Astronaut Edward H. White II, pilot for the Gemini 4 spaceflight, floats in zero gravity of space. The extravehicular activity was performed during the third revolution of the Gemini 4 spacecraft. White is attached to the spacecraft by a 25-ft. umbilical line and a 23-ft. tether line, both wrapped in gold tape to form one cord. In his right hand White carries a and-Held Self-Maneuvering Unit (HHSMU). The visor of his helmet is gold plated to protect him from the unfiltered rays of the sun.
Astronaut Edwin Aldrin, pilot for the Gemini 12 space flight, practices work tasks in preparation for his extravehicular activity during the Gemini 12 flight. He works with a telescoping handrail he will use to move from the spacecraft to the Agena Target Docking Vehicle.
Areas of Sudan and Egypt as seen from Gemini 11 spacecraft.
This photograph of the Gemini 7 spacecraft was taken from the hatch window of the Gemini 6 spacecraft during rendezvous and station keeping maneuvers at an altitude of approximately 160 miles on December 15, 1965.
The USS Intrepid pulls up alongside the Gemini 3 spacecraft during recovery operations following the successful flight. Navy swimmers stand on the spacecraft's flotation collar waiting to hook a hoist line to the Gemini 3.
Astronauts Grissom and Young inside their Gemini spacecraft before launch.
Gemini/Titan-II launch vehicle liftoff at Cape Kennedy, Florida in a test flight.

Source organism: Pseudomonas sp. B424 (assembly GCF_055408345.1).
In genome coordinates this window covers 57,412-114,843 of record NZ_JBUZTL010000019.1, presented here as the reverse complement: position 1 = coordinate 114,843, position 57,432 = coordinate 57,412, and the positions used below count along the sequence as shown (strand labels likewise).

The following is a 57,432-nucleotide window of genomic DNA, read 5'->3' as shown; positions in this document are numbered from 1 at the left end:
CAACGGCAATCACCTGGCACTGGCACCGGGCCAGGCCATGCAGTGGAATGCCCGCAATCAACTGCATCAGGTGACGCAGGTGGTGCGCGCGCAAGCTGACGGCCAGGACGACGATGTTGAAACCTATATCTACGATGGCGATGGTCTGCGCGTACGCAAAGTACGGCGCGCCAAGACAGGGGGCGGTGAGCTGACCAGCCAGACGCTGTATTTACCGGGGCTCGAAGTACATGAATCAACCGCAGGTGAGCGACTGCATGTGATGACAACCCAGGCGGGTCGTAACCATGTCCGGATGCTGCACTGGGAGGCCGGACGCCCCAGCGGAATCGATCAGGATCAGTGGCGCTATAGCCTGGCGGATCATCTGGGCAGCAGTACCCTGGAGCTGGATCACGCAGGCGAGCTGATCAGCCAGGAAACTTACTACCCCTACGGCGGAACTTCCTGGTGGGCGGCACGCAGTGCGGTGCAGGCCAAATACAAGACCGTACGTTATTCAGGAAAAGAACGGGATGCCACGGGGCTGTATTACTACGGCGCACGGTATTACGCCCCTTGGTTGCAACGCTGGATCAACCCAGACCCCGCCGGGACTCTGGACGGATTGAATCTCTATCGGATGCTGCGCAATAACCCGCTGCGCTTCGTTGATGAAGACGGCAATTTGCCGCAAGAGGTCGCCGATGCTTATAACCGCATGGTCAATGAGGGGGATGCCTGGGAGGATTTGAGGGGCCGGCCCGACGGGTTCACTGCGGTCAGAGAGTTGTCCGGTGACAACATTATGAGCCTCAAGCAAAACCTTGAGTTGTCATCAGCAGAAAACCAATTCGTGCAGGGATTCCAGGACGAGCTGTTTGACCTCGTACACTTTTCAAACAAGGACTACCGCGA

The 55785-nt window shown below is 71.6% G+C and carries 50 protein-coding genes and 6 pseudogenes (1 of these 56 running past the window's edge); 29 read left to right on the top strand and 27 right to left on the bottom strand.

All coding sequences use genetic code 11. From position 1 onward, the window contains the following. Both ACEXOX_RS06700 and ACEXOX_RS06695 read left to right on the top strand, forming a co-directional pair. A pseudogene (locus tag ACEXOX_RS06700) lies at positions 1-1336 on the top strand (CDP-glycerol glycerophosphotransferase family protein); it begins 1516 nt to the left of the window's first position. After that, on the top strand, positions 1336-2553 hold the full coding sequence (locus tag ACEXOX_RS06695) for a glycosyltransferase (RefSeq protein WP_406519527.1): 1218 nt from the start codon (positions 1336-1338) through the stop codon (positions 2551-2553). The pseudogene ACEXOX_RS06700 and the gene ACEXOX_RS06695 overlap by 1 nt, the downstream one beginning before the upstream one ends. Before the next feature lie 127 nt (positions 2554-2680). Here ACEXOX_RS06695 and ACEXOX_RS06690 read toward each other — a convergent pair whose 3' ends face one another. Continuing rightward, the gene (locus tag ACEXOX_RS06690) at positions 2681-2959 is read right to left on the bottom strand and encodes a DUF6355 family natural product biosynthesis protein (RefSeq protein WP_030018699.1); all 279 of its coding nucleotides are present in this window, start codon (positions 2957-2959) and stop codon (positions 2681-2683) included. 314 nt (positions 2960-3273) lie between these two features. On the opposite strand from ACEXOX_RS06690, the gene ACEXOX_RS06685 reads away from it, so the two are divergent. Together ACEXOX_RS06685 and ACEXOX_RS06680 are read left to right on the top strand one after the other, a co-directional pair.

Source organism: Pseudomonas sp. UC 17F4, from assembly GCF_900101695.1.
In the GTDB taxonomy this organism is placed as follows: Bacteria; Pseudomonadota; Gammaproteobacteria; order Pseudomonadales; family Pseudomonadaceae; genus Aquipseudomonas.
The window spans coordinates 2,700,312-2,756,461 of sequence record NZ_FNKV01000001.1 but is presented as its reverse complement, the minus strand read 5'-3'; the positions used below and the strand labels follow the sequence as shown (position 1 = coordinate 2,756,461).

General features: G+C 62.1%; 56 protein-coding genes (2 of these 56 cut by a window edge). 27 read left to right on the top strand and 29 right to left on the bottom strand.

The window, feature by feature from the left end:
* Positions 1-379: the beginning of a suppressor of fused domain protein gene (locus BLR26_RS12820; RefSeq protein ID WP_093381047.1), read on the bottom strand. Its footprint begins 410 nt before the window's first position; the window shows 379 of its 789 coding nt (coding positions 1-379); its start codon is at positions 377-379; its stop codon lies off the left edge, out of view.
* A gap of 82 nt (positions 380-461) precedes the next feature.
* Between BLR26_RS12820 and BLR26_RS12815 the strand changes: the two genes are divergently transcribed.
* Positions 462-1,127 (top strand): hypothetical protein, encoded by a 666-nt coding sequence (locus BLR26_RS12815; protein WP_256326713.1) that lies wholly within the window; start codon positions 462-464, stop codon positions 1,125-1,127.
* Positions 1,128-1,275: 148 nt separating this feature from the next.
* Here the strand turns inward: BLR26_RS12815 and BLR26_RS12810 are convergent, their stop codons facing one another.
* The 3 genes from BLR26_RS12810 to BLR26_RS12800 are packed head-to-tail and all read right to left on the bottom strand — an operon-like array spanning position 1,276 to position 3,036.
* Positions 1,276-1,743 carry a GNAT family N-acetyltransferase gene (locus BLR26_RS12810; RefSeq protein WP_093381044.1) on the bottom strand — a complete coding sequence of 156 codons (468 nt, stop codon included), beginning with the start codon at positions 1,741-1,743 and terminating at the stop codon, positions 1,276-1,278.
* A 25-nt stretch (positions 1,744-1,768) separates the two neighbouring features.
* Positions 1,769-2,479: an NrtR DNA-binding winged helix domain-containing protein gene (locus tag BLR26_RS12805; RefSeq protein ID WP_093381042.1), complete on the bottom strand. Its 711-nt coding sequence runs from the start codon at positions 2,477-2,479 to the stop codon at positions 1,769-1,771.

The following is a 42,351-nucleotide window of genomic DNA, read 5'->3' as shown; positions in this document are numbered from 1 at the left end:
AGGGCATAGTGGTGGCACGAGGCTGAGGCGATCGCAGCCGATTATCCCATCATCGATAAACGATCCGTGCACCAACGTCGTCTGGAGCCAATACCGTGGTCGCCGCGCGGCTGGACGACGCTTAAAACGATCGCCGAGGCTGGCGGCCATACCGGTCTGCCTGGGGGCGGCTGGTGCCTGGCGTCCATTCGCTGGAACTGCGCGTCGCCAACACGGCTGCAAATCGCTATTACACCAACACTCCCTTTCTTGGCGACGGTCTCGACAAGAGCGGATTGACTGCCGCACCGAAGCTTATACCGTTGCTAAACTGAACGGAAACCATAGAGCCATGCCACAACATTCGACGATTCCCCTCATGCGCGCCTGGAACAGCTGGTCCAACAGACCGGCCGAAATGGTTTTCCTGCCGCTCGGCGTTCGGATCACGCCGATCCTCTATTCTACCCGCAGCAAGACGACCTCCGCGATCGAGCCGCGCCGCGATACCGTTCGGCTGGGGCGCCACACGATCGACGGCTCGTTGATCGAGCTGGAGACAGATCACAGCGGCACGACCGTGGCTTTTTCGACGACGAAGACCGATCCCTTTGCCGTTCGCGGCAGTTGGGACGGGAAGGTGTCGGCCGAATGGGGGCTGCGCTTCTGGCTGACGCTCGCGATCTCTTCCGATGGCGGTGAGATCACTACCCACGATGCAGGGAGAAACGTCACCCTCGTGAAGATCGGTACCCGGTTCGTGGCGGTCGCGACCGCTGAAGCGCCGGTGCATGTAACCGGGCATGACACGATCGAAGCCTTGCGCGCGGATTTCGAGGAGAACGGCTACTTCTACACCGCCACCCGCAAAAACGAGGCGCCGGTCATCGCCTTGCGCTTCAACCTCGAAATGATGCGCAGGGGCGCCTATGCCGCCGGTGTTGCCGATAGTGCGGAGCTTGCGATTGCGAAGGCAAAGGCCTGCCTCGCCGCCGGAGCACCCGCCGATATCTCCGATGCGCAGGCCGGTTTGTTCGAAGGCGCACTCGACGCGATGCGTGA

Testing the Gemini spacesuit.
Agena Target Docking vehicle seen from Gemini 8 spacecraft.
In May 1961, soon after the first Project Mercury flight, President John F. Kennedy declared that the United States would put an astronaut on the Moon before the end of the decade. The Space Race with the Soviets had just become a race to the Moon, and the United States was determined to win it.
At the conclusion of Project Mercury, however, the United States had amassed only two days and six hours in space. It soon became evident that an intermediate step was needed before an attempt to go to the Moon could be made. Thus, Project Gemini was conceived. On December 7, 1961, the National Aeronautics and Space Administration (NASA) announced a plan to extend the piloted spaceflight program by developing a two-person spacecraft. On January 3, 1962, NASA officially named the program Gemini, for the third constellation of the Zodiac and its twin stars, Castor and Pollux.
Gemini was planned to perfect the techniques needed for a lunar mission. Its primary purpose was to demonstrate space rendezvous and docking techniques that would be used during the later Apollo flights to the Moon, when the lunar lander would separate from the command module in orbit around the Moon, then meet up with it again after the astronauts left the lunar surface. Gemini also sought to extend astronauts' stays in space to two weeks, longer than even the Apollo missions would require.
During Gemini, ten piloted missions lifted off from Cape Canaveral, Florida, in less than 20 months. The Manned Spacecraft Center (renamed the Johnson Space Center in 1973) near Houston, Texas, took over the role of Mission Control, and ground operations became smooth and efficient, due in part to the extremely short launch windows. For instance, Gemini XI had only a two-second “window” when it could launch, due to the need to rendezvous with a target already in orbit. Meanwhile, the program introduced 16 new astronauts to the space environment.